In Northeast

I attended a Penn State Football game with my old college buddies last week and, as usual, we got to bantering back and forth about work. We’ve been heckling Lawrence for a year or so because he’s so bored at his job that it’s making him boring, too. But that day, he put us in our place. He announced that he intended to make a career change and start a career in real estate investing, like me. I have to say, I was pretty taken aback by this but, in the spirit of helping out an old friend, I wanted to let him in on the pros and cons of flipping houses in Pennsylvania.

You don’t have to hold a Master’s degree in finance like Lawrence to make well-informed investing decisions, but you do need to be willing to do some research and learn the local market. There’s opportunity in every market, if you have the right strategy for acquiring the most promising properties. But, you may have to change yours up, depending on where in Pennsylvania you want to invest. I told my friend that if you understand what you are getting into and are willing to put in the elbow grease, you can make a good business out of flipping houses in here.

Flipping Houses in Pennsylvania: The Pros, Cons, and Cautionary Tales

The Pros and Cons of Flipping Houses in Pennsylvania

There is never a completely ideal market scenario, and Pennsylvania does have it’s pros and cons just like any other state. However, if you take the time to learn about the opportunities and challenges here, you will be better positioned than most beginning investors. Let’s start with the positives that I shared with Lawrence.

Pros:

  • Plenty to Choose From. Pennsylvania has one of the highest rates of foreclosures in the nation and Pittsburgh, in particular, has been hard hit this past year. We all know that buying a house in foreclosure can be a long, drawn-out hassle that’s best avoided. But, behind all those foreclosures is a significant population of homeowners who may be in financial distress and need to sell their homes quickly. So, if you have a good lead generation system to approach distressed homeowners before a foreclosure happens, you can potentially get a great investment deal on an off-market property.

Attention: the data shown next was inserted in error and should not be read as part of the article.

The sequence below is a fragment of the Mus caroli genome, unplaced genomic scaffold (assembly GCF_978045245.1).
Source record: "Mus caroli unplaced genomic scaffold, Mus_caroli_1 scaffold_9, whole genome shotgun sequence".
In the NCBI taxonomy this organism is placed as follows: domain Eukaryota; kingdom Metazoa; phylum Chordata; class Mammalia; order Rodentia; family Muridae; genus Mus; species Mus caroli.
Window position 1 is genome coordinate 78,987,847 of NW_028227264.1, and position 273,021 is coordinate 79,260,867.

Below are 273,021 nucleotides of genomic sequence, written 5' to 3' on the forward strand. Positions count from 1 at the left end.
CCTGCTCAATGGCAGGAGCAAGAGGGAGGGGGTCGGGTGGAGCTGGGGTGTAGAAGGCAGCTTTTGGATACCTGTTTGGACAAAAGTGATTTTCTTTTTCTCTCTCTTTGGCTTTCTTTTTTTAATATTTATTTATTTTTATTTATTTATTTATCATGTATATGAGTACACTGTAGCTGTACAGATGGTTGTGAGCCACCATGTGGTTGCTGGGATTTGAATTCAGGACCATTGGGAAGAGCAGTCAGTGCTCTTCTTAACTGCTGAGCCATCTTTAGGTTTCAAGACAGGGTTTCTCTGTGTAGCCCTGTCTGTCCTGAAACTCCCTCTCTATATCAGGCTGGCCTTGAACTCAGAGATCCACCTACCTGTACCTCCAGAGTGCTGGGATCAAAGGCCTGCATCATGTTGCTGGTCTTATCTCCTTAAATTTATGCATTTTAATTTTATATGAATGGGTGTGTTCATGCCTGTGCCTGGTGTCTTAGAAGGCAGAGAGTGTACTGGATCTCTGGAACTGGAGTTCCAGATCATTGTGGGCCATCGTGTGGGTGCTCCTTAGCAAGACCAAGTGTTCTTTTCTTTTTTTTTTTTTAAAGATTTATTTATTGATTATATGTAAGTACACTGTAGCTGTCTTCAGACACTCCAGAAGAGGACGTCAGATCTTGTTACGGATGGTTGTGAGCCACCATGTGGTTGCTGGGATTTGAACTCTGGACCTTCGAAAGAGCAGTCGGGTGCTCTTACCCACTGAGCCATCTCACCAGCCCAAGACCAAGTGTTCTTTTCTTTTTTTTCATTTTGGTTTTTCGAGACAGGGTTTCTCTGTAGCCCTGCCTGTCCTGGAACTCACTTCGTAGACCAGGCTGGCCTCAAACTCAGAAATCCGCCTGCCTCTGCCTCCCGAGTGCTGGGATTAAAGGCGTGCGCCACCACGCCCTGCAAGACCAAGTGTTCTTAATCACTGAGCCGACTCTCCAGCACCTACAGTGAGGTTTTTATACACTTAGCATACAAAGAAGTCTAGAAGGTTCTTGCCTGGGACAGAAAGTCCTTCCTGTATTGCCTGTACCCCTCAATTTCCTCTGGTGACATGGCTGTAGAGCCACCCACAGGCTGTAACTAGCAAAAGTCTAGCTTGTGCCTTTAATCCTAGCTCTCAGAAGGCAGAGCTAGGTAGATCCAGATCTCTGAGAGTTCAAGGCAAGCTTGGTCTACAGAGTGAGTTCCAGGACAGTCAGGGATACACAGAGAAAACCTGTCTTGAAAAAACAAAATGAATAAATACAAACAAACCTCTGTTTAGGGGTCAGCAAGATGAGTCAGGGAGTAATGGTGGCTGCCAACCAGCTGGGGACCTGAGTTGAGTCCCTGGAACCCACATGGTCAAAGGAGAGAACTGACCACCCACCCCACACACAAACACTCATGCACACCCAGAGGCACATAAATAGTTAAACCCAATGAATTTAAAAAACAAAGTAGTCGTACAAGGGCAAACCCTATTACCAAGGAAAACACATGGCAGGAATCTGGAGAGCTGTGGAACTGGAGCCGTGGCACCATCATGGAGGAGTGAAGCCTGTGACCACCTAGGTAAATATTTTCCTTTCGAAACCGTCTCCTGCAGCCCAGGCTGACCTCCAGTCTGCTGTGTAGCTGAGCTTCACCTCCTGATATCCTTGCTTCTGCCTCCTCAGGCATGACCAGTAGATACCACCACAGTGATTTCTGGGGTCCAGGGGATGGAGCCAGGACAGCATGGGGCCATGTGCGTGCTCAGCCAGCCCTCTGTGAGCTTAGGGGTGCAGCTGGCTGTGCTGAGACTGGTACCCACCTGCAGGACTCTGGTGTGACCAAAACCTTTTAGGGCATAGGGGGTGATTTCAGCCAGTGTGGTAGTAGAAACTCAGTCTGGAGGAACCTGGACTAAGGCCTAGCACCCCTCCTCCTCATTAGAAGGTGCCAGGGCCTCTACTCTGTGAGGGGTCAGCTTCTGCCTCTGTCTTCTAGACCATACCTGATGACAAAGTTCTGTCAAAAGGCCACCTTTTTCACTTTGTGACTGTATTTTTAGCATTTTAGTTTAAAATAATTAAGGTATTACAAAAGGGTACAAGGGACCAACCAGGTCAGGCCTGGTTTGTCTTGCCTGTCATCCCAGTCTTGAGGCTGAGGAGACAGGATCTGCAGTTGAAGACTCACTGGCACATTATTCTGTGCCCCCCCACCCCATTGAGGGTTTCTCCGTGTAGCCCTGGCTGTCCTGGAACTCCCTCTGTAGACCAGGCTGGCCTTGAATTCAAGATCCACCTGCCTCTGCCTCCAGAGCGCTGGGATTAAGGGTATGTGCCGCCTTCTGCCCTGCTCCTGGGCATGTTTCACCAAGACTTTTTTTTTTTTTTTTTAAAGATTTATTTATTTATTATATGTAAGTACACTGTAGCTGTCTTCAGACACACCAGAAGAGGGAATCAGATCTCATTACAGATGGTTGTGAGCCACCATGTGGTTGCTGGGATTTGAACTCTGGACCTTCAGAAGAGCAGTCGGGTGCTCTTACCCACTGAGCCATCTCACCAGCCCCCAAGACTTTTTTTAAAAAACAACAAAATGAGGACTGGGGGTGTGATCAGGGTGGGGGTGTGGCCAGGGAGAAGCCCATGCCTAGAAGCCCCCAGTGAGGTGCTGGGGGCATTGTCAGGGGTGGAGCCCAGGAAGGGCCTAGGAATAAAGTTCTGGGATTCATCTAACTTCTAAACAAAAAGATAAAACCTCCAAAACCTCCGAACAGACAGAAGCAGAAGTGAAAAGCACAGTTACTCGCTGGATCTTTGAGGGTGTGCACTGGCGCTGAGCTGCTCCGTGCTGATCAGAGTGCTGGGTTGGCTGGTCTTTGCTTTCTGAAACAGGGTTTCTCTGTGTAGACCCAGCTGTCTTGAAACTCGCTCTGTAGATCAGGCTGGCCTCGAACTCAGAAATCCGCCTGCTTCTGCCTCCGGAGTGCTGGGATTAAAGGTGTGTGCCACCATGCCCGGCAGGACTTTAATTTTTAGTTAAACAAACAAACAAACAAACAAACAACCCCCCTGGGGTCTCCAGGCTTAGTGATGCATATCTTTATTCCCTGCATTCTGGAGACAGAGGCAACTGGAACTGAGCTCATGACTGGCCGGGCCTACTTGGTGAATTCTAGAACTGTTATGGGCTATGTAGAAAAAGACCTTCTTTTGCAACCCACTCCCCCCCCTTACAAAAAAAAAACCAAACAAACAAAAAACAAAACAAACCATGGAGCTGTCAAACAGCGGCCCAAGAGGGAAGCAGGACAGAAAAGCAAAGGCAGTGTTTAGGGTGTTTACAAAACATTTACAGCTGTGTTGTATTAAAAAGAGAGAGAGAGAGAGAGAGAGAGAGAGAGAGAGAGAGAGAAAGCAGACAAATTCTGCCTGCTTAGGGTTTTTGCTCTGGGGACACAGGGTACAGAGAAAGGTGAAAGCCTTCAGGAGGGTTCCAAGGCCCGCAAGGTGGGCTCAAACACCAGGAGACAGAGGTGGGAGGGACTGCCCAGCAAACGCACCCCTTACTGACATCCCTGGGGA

• Easier Sales. If you keep tabs on the local market like I do, you’ll already know that the number of active listings has decreased since this time last year and, in correlation, home prices are edging upward. A constrained inventory of homes on the market and rising home prices mean that your rehabbed house probably won’t sit on the market long. And, you’re more likely to get a nice price.
  • Potential for Strong ROI. You read that right: Pennsylvania holds some of the highest potential for solid returns when selling your rehabbed investment houses. Four of the top five cities with the largest ROI for home flipping in 2017 were located in Pennsylvania, according to Attom Data Solutions. Among 174 metro areas with a population of at least 200,000 and at least 100 home flips in 2017, those with the highest average gross ROI were Scranton (168.2%), Pittsburgh (145.5%), Philadelphia (115.7 %), and Erie (114.1%). Are you ready to join them?

When I finished telling Lawrence about the real estate investing opportunities in Pennsylvania, that tired look on his face faded fast. But, I also had to clue him into the potential downsides. Let me share them with you too.

Cons: